After struggling with the mental health aspect of breast cancer, Jo found support from women who had been through the same thing on our Forum.
Since my mother died I've been vigilant about checking
I was diagnosed three years ago, aged 46. My cancer was found by accident, I was very lucky.
I had lost my mum to breast cancer 15 years ago, and since then have been extremely vigilant about checking for any signs or symptoms. One day I felt a pain in my ribs, so I poked and prodded around and found a lump under my breast. I went straight to the doctors and was referred for a mammogram, but the scan didn't find anything, so I had further scans. It turned out to be a fatty lump, but by complete chance the scan also showed a dark area on the top of my breast.
It was breast cancer, but not where I had been looking.
I immediately thought I was going to die
At the time I was devastated, but I felt as though my mum had given me a guiding hand. Something led me to find something, which led to the doctors to find something completely elsewhere.
I know I'm very lucky that it was found so early, although it took a long time to feel this. My immediate thought was, 'I'm going to die,' because my mum did. Even though I knew my circumstances were completely different, I couldn't rationalise it.
It was so much harder mentally than physically
Mentally, I was floored. I didn't have to go through chemo, but had radiotherapy and surgery. I just couldn't deal with what was happening. I've always been strong – the go-to person in our massive family. Everyone comes to me to sort their problems out. Suddenly it was me, and I didn't know who to go to. It was soul-destroying.
I just thought that once you have breast cancer, you die. I didn't know any different.
My anxiety stopped me from seeing a future
At the time I couldn't look ahead. I just thought, 'That's it. My life is over.' I had gone from worrying about small things like losing weight or dusting the telly to being diagnosed with breast cancer 24 hours later. My family, my home, my friends – I lost the ability to care for anything. It got me so low, I just wanted it to stop.
Talking is vital
The more people I spoke to, the more I started to come to terms with it, but it took about six months to feel like 'me' again.
I have a wonderful husband who was incredible, and we've always been able to talk openly in the 27 years we've been together. I would wake him in the middle of the night having a panic attack, and he'd get up and hold me or take me out for a walk.
It's hard to 'know' unless you've experienced it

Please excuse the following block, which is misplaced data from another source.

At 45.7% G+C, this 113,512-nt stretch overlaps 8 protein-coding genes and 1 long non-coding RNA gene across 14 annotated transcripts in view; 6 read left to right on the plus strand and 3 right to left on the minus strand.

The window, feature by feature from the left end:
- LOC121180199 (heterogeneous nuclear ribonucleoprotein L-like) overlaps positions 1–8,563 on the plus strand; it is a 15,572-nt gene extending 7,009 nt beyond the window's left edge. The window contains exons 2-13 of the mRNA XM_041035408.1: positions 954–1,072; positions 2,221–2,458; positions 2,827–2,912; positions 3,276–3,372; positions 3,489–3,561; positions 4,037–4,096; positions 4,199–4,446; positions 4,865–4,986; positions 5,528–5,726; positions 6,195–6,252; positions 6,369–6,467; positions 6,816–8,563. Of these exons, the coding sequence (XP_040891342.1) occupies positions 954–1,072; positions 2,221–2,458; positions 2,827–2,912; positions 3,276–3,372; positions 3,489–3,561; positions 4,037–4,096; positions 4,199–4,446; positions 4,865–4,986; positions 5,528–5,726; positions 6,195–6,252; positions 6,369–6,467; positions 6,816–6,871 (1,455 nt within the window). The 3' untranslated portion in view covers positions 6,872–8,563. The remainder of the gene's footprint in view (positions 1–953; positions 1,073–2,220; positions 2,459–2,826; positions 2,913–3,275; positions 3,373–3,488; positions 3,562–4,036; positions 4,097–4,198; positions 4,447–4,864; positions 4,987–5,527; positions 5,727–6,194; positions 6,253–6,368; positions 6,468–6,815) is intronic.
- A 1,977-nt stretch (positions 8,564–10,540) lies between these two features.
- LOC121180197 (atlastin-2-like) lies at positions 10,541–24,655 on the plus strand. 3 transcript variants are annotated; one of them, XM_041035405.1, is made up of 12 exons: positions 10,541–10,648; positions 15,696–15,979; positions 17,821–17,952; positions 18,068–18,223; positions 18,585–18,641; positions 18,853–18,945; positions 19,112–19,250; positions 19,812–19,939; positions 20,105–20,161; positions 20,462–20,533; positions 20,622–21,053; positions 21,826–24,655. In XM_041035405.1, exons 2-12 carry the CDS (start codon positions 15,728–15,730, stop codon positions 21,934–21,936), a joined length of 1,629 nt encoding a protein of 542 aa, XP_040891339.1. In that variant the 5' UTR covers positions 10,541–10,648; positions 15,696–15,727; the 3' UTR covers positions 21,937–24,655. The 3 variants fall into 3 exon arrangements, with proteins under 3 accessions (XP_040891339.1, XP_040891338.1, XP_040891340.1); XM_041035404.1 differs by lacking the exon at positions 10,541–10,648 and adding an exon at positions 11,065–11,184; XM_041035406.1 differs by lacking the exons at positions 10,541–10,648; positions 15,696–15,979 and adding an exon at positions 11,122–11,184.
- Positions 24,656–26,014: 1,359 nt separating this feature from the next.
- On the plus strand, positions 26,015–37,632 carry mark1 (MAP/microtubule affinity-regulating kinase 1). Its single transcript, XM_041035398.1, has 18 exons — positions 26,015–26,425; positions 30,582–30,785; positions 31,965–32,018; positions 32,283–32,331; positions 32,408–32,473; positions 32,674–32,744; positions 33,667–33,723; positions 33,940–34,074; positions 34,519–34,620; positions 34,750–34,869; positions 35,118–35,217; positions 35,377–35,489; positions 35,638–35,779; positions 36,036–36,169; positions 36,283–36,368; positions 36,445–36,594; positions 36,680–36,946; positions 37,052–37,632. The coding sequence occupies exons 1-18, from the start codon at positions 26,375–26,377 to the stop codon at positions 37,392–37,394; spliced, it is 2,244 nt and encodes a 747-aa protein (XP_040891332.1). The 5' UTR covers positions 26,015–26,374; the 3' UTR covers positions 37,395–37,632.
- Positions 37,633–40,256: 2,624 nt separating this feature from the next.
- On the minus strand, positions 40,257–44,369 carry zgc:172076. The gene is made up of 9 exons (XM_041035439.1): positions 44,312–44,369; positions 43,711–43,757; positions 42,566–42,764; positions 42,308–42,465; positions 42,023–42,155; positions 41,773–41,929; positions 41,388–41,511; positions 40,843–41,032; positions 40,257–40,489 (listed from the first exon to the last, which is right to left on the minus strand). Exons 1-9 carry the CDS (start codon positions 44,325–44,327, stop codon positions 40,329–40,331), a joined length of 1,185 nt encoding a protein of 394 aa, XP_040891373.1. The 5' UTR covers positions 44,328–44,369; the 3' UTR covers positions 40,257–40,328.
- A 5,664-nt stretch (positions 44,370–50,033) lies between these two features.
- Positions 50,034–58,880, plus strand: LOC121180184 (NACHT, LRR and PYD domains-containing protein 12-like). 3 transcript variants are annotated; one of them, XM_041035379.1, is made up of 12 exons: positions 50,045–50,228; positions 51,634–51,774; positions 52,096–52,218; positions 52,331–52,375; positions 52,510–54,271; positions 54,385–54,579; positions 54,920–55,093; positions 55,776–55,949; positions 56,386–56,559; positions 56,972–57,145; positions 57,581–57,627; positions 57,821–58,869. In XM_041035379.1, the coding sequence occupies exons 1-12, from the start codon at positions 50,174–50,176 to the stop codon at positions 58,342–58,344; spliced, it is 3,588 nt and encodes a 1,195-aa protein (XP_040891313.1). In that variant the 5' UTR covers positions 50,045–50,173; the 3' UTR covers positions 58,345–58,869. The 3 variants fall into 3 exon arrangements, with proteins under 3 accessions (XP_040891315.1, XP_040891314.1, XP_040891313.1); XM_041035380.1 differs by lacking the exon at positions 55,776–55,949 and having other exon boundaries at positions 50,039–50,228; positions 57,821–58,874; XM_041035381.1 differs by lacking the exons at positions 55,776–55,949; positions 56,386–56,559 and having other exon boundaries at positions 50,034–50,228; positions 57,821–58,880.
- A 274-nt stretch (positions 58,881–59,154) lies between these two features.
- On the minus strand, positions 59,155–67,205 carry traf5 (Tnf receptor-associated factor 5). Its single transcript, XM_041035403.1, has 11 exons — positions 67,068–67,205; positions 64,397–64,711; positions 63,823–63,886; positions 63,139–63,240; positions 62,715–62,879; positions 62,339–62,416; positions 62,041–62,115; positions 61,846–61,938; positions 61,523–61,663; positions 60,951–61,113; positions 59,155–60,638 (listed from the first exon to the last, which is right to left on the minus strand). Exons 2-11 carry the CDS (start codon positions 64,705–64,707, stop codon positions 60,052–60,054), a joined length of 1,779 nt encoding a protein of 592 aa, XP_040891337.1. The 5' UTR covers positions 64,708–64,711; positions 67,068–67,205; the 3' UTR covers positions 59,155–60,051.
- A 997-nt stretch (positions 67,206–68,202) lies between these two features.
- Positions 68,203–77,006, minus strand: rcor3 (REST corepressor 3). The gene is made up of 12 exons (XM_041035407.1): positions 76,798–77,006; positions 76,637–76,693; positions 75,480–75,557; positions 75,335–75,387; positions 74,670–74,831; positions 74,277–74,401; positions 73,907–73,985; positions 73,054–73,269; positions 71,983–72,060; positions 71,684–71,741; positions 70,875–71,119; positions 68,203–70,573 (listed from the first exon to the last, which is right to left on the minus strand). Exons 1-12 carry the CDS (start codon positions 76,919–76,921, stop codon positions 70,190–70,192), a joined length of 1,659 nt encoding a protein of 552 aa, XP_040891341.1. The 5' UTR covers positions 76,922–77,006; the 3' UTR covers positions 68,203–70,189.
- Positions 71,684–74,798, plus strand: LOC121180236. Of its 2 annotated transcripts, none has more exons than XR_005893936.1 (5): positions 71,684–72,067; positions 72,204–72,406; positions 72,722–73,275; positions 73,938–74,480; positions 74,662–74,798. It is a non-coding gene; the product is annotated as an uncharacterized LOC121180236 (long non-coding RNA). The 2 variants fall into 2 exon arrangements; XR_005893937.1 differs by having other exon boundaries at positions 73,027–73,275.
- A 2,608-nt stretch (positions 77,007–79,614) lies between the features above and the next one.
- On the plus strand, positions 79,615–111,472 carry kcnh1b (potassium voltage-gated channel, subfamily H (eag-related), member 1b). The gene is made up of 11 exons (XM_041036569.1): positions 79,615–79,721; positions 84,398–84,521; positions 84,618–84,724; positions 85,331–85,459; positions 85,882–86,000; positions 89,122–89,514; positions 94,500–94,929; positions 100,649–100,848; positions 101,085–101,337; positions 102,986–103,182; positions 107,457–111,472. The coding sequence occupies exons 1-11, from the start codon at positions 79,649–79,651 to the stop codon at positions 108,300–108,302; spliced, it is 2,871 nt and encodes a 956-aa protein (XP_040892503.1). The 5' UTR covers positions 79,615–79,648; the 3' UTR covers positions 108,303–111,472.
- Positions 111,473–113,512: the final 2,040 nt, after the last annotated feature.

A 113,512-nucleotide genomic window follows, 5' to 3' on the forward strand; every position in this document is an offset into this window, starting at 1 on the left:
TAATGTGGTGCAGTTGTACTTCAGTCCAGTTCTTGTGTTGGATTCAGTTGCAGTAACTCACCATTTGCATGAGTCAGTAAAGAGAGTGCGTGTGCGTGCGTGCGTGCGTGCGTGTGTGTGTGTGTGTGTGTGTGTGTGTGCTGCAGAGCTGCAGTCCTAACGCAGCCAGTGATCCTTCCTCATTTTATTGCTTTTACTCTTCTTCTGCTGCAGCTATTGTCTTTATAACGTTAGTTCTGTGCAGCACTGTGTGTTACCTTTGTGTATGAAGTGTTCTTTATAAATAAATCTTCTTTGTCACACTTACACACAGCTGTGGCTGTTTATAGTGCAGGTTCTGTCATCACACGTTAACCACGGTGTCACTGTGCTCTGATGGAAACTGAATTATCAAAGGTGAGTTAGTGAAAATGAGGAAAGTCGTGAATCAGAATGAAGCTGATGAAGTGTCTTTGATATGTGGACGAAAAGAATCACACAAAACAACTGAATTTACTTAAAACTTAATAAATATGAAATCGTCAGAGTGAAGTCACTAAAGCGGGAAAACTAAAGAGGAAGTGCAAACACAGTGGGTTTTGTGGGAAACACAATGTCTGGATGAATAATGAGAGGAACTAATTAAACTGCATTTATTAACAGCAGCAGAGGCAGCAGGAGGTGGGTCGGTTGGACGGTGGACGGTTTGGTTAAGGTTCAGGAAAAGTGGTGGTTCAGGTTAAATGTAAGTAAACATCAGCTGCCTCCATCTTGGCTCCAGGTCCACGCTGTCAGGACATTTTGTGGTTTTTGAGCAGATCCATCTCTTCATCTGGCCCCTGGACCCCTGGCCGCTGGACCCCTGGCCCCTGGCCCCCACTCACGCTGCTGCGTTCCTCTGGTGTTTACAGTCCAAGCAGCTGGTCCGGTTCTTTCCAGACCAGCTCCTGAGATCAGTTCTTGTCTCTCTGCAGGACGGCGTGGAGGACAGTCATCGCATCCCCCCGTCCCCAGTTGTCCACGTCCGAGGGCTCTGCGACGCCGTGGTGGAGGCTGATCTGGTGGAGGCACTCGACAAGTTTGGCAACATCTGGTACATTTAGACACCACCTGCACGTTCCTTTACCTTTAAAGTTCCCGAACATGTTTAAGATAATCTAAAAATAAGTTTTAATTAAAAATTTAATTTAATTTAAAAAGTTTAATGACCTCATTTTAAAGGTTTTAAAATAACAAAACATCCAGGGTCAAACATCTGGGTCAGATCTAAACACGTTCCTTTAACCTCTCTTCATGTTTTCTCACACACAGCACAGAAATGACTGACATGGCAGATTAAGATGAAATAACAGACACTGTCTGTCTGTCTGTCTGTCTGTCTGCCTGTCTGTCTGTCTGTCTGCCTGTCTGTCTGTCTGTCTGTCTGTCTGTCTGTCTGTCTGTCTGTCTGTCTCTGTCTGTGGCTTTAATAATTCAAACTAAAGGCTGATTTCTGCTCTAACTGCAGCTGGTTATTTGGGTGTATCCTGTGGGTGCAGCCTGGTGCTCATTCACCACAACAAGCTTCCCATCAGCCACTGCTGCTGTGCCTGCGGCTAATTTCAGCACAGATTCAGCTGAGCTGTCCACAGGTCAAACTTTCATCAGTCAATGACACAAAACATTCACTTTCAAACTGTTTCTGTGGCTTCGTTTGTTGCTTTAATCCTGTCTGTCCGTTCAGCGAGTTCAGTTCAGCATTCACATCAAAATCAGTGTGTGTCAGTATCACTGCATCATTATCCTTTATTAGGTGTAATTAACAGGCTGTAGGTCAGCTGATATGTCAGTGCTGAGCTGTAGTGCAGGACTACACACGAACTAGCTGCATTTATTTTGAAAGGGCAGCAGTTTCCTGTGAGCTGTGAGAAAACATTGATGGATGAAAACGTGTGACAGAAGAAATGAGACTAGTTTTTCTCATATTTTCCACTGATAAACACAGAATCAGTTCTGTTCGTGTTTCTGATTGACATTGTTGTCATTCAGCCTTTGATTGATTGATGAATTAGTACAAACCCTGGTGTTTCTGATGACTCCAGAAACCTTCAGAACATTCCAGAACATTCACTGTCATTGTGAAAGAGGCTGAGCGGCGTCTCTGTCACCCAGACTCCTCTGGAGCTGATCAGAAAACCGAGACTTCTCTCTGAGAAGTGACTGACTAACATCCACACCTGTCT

My husband couldn't have done more, but he never knew what it was like to think, 'I'm going to die.' It's one thing to say 'I know,' but you don't unless you've been there. Although cancer affects family and friends in other ways, it was still me that it was happening to.
I found people who understood
Talking to people on the Forum who knew what I meant was a huge help. I suddenly found a place where I didn't have to explain anything. They just knew, as they had been through the same thing.
When I was waiting for my results I was in total panic. The doctors were expecting it to by fine so had organised a phone call, but then rang and said I would have to come in the following Monday to collect them.
My nurse had recommended the Forum and I registered straight away. On the first day a woman messaged me, who had been in my position a few years before. She knew exactly how I felt, and now had moved on past her treatment and was looking forwards again.
My family and those amazing women on the Forum were what got me through the darkest of times.
I want to give back the support I gained
After a while I thought it was time for me to move on from the Forum and draw a line under it. But I would sit there in the evening and wonder what was going on there. Then I found I could help people by sharing my experience and supporting them as they went through the terrifying wait for results, or the shock of being diagnosed.
I feel I'm a better person now
It's still hard to explain to those who haven't been through it themselves. But I feel I'm a better person now – I don't worry about the dust on the telly or the wall that needs painting.
Three years ago I didn't even think I would see another year go by, but now I'm turning 50, I have a five-month-old granddaughter and my youngest son is getting married in the summer. My world is filled with new life again.
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